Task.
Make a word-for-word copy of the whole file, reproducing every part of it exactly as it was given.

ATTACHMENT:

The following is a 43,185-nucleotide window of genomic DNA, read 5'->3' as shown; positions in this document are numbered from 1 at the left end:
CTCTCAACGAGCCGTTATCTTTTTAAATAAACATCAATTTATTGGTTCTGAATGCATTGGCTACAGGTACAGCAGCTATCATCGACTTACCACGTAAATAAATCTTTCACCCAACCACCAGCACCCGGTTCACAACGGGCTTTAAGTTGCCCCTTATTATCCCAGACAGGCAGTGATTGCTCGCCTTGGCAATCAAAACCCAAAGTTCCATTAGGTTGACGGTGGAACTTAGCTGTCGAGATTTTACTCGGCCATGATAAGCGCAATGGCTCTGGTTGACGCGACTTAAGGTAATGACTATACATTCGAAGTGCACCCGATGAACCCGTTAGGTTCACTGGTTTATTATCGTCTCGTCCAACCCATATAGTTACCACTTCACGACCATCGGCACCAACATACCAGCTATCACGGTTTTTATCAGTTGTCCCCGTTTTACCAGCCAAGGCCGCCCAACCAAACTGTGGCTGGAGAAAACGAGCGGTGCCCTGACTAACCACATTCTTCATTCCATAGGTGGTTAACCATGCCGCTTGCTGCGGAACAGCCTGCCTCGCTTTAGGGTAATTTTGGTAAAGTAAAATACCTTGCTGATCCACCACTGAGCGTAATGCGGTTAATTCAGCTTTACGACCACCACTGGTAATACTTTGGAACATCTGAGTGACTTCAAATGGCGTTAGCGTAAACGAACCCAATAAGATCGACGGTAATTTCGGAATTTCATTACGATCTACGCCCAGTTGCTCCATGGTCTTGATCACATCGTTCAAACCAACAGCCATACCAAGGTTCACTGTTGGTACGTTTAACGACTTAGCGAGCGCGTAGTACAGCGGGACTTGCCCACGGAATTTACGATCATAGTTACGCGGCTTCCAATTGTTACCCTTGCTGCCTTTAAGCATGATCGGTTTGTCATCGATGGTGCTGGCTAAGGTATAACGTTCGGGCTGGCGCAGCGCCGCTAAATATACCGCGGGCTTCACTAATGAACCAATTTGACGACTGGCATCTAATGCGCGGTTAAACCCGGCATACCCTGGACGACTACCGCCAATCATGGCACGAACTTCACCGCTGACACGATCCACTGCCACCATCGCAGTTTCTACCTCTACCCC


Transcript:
The following is a 43,185-nucleotide window of genomic DNA, read 5'->3' as shown; positions in this document are numbered from 1 at the left end:
CTCTCAACGAGCCGTTATCTTTTTAAATAAACATCAATTTATTGGTTCTGAATGCATTGGCTACAGGTACAGCAGCTATCATCGACTTACCACGTAAATAAATCTTTCACCCAACCACCAGCACCCGGTTCACAACGGGCTTTAAGTTGCCCCTTATTATCCCAGACAGGCAGTGATTGCTCGCCTTGGCAATCAAAACCCAAAGTTCCATTAGGTTGACGGTGGAACTTAGCTGTCGAGATTTTACTCGGCCATGATAAGCGCAATGGCTCTGGTTGACGCGACTTAAGGTAATGACTATACATTCGAAGTGCACCCGATGAACCCGTTAGGTTCACTGGTTTATTATCGTCTCGTCCAACCCATATAGTTACCACTTCACGACCATCGGCACCAACATACCAGCTATCACGGTTTTTATCAGTTGTCCCCGTTTTACCAGCCAAGGCCGCCCAACCAAACTGTGGCTGGAGAAAACGAGCGGTGCCCTGACTAACCACATTCTTCATTCCATAGGTGGTTAACCATGCCGCTTGCTGCGGAACAGCCTGCCTCGCTTTAGGGTAATTTTGGTAAAGTAAAATACCTTGCTGATCCACCACTGAGCGTAATGCGGTTAATTCAGCTTTACGACCACCACTGGTAATACTTTGGAACATCTGAGTGACTTCAAATGGCGTTAGCGTAAACGAACCCAATAAGATCGACGGTAATTTCGGAATTTCATTACGATCTACGCCCAGTTGCTCCATGGTCTTGATCACATCGTTCAAACCAACAGCCATACCAAGGTTCACTGTTGGTACGTTTAACGACTTAGCGAGCGCGTAGTACAGCGGGACTTGCCCACGGAATTTACGATCATAGTTACGCGGCTTCCAATTGTTACCCTTGCTGCCTTTAAGCATGATCGGTTTGTCATCGATGGTGCTGGCTAAGGTATAACGTTCGGGCTGGCGCAGCGCCGCTAAATATACCGCGGGCTTCACTAATGAACCAATTTGACGACTGGCATCTAATGCGCGGTTAAACCCGGCATACCCTGGACGACTACCGCCAATCATGGCACGAACTTCACCGCTGACACGATCCACTGCCACCATCGCAGTTTCTACCTCTACCCC